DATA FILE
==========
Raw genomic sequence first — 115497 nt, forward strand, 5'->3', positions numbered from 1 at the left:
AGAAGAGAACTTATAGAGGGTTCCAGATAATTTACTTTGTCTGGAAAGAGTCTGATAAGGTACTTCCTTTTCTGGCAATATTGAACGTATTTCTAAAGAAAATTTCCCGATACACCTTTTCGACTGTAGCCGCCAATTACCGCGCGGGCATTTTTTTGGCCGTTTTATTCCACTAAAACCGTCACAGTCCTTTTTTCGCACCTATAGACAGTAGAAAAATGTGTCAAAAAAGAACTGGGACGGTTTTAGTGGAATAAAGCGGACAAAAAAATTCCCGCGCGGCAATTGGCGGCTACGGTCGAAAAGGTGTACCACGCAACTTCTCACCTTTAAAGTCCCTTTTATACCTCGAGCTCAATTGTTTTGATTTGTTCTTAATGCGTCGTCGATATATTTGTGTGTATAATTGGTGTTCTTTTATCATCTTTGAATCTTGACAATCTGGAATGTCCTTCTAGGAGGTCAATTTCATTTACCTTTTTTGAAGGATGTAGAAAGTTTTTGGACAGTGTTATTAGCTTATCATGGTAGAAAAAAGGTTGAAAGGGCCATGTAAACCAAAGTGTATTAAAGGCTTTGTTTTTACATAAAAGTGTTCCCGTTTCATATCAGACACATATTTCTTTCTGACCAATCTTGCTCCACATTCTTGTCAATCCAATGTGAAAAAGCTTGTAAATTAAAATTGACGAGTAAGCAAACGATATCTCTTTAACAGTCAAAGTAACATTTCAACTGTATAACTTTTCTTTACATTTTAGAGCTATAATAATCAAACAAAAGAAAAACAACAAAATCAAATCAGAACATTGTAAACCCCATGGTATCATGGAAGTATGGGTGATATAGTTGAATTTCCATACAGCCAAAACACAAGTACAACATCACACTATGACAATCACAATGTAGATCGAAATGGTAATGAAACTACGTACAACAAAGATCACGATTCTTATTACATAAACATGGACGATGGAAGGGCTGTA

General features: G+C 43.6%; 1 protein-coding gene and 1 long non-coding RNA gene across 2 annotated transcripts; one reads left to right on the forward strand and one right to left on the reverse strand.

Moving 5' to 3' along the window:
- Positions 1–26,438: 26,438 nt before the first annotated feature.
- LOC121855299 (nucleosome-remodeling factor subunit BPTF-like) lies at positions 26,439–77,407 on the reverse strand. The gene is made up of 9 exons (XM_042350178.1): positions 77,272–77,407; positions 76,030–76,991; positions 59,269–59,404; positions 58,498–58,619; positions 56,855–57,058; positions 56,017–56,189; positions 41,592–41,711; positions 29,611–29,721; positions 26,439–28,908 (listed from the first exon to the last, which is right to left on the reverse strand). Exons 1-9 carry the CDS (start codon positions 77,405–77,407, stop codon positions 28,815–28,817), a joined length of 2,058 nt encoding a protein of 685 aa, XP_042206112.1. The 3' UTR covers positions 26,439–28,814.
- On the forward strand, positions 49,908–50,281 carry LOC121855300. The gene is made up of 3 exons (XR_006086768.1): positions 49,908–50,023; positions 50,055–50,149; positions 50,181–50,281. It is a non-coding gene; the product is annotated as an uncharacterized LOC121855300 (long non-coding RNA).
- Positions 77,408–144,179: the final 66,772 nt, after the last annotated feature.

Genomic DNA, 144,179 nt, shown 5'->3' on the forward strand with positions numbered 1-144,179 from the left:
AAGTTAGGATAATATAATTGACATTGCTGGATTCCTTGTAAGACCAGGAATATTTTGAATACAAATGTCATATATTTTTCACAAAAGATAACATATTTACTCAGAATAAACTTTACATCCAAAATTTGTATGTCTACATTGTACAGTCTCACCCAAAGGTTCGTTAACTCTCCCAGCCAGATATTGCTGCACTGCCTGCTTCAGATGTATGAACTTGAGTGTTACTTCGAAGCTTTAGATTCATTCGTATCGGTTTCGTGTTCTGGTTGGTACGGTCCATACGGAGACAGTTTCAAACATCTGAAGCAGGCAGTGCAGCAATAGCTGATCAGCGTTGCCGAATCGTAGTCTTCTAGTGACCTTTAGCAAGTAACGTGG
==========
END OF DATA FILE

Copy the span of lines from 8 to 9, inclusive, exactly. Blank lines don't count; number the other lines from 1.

- Positions 77,408–144,179: the final 66,772 nt, after the last annotated feature.

Genomic DNA, 144,179 nt, shown 5'->3' on the forward strand with positions numbered 1-144,179 from the left: